“This is all I’ve worked for,” the 23-year-old told AP. “I don’t come from money, and I’ve worked my way up and have finally gotten my shot in a good car. And then all of a sudden, the results just weren’t there in a car I knew should be performing. And I just didn’t feel like myself, you know?

“So initially I felt like I needed to stay in the car and continue to improve. And then I didn’t feel like I could do that with my condition and what was going on. I was starting to lose confidence in myself.”

Earnhardt praised Askew for going to Pittsburgh to see Dr. Micky Collins.

“Oliver is in the best hands when it comes to taking care of this problem and getting back on the racetrack. It was very smart of him to get in front of Micky so that he could understand the seriousness of the situation and begin the process of getting well,” Earnhardt said. “You can absolutely heal from this but not without taking the step of getting help. Often that’s the most difficult step.”

Athletes often hide injuries to continue competing, and even Earnhardt admittedly masked concussions during his driving career. Askew didn’t know what was wrong with him but was frightened to get out of the car.

He is a paid driver who brings no sponsorship money to the team (but did bring a $1 million scholarship for winning last year’s Indy Lights championship), and owner Sam Schmidt holds the option on his contract.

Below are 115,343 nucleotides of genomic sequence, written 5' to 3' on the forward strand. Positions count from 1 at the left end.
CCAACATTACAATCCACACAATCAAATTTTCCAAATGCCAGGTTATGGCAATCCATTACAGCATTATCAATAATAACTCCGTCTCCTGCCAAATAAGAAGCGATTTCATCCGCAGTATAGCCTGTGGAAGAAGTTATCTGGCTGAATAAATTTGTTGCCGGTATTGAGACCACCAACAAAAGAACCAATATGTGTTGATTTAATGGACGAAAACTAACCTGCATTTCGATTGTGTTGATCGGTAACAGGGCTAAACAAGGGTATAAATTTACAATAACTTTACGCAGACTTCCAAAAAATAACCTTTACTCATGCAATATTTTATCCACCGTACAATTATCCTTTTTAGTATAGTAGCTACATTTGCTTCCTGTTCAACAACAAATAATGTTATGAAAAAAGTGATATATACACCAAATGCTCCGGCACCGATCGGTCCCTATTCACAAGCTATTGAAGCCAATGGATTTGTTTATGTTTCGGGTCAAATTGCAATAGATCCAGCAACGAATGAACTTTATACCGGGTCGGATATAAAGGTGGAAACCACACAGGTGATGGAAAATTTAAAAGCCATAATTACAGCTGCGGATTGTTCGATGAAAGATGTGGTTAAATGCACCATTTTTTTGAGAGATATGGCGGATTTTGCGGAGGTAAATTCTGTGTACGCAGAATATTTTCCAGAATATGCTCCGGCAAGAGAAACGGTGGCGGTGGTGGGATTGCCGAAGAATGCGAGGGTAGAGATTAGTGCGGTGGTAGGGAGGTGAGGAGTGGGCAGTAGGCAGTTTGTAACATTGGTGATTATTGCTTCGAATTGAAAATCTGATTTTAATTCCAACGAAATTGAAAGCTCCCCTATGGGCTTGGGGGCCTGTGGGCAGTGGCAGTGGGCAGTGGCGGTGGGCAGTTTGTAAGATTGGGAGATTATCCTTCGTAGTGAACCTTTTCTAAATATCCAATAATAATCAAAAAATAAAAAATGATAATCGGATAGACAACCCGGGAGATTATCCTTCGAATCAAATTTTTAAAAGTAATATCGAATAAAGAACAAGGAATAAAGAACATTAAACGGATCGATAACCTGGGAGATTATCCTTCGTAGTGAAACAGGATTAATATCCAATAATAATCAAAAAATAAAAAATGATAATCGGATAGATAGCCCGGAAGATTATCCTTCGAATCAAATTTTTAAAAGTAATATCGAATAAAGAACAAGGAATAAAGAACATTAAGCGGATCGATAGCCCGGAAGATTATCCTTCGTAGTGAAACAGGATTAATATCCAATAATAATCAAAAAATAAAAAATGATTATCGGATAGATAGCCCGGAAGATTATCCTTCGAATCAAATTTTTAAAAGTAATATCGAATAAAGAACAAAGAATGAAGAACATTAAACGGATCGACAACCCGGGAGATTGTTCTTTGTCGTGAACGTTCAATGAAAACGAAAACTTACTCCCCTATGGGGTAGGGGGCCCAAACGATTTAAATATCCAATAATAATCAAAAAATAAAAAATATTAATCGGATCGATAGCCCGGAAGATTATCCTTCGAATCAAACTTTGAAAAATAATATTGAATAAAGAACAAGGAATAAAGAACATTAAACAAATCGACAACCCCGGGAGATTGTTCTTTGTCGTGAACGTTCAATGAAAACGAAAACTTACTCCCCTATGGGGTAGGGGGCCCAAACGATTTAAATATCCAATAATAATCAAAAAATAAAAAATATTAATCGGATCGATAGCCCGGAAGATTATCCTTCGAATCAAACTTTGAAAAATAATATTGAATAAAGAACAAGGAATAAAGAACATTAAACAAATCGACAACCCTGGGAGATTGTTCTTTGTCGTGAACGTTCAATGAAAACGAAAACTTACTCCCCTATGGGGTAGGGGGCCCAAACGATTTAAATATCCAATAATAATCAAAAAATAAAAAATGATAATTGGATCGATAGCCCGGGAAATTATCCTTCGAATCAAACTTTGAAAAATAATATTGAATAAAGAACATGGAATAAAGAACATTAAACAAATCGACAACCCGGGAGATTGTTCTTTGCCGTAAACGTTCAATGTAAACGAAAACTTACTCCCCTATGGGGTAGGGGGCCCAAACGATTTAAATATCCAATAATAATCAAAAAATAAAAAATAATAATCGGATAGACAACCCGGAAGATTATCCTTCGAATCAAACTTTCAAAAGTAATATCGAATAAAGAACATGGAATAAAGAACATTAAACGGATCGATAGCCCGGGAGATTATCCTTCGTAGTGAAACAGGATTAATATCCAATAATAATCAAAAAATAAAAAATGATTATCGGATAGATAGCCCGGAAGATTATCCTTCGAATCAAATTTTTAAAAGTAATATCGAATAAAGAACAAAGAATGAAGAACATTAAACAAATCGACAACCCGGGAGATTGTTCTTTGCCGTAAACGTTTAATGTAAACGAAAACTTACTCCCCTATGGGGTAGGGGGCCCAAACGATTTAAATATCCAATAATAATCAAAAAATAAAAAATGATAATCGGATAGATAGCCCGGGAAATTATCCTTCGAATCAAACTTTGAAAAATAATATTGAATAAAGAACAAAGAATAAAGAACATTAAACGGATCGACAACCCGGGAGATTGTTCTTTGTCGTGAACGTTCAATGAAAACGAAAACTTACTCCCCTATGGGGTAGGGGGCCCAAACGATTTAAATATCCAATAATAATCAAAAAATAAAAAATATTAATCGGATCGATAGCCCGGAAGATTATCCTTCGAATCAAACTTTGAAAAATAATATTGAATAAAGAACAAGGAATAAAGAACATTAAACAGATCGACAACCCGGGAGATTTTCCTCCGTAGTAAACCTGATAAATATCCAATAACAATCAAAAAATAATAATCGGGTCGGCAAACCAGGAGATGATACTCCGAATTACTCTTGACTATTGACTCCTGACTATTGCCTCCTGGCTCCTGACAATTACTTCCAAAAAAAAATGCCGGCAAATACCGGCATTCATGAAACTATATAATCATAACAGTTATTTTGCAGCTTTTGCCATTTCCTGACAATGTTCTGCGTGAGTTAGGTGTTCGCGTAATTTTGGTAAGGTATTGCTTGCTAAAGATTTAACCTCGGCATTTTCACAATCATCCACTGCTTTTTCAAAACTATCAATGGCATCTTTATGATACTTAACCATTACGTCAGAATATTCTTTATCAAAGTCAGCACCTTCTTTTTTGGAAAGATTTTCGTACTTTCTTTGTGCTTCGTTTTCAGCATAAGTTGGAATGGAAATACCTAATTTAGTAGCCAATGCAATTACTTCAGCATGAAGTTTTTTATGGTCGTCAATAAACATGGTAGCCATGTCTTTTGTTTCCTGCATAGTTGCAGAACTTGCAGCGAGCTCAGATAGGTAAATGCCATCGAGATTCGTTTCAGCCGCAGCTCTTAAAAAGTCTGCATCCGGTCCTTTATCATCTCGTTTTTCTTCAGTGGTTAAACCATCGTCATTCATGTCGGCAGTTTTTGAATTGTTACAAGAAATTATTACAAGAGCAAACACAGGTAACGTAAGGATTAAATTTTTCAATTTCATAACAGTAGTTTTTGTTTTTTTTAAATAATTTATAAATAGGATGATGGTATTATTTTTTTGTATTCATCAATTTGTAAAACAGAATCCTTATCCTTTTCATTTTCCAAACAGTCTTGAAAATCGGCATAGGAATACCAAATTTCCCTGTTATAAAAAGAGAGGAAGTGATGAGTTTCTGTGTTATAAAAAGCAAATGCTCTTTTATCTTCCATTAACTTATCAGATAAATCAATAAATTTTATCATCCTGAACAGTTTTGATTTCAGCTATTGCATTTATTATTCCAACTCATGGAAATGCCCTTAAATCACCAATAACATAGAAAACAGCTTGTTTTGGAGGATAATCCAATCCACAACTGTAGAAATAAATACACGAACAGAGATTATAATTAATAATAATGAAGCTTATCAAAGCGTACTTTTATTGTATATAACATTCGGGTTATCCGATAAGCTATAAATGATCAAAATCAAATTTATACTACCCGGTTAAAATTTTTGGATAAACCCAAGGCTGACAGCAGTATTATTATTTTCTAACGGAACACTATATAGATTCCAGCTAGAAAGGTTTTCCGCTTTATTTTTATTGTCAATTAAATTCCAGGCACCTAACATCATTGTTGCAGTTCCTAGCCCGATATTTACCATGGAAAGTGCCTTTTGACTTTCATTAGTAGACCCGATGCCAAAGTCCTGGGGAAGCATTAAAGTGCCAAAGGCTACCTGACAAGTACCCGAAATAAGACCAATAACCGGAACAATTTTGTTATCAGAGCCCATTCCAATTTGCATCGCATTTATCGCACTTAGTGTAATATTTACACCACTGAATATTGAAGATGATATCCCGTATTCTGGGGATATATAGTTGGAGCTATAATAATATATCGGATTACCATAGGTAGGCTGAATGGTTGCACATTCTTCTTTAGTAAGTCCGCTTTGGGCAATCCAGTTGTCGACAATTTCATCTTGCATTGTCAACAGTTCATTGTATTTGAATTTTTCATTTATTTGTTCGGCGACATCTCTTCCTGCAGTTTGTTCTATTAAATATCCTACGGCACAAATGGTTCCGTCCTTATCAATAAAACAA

As he tried to race on, his performance suffered. Askew had finished third and sixth at Iowa — the previous two races before Indianapolis. After the crash, he was part of a multicar accident the next week at Gateway and has not finished higher than 14th in the four races since Indy.

A year after winning seven Indy Lights races, Askew has fallen from 12th to 18th in the standings and slipped considerably off the pace. He said he struggled in team debriefs, had difficulty giving feedback and has gone through a personality change that was noticeable to those close to Askew.

Spire Sports + Entertainment, which represents Askew and was among those who pushed the driver to see a doctor, noted Arrow McLaren SP did not reveal that Askew was suffering from a concussion in its Thursday announcement he would miss next week’s race.

“Oliver clearly demonstrated his talent until Lap 91 of the Indianapolis 500, and I hope this does not become another case study of why athletes do not tell their teams they are injured,” said agent Jeff Dickerson. “The reason they do that is because more often times than not they are replaced. In motorsports, there is always somebody to replace you, and whether it was Dale Jr. or Oliver Askew, there is always another driver available.

“I hope this is not a barrier to progress for other drivers — especially young drivers afraid of losing their job — to notify their teams they are hurt. I hope the team proves me wrong because the good news is, the kid has had a head injury for the past month and has still run 14th in IndyCar.”

After finally seeking medical treatment, Askew said he was relieved to learn there was something wrong. He said doctors told him the injury has a “100% recovery rate” and he believes he will be able to race in the IndyCar season finale next month at St. Petersburg. He’s been rehabilitating with exercises and tasks that strain the brain such as deliberately going to grocery stores and the airport.

“Honestly, you know, if I had not gone to see medical professionals I would probably stay in the car,” Askew said. “But now after hearing what’s wrong and that it could get worse, God forbid I have another hit, I know I did the right thing. I think I can be an example for young drivers now in stepping up and saying something is wrong, I need to have this checked out.”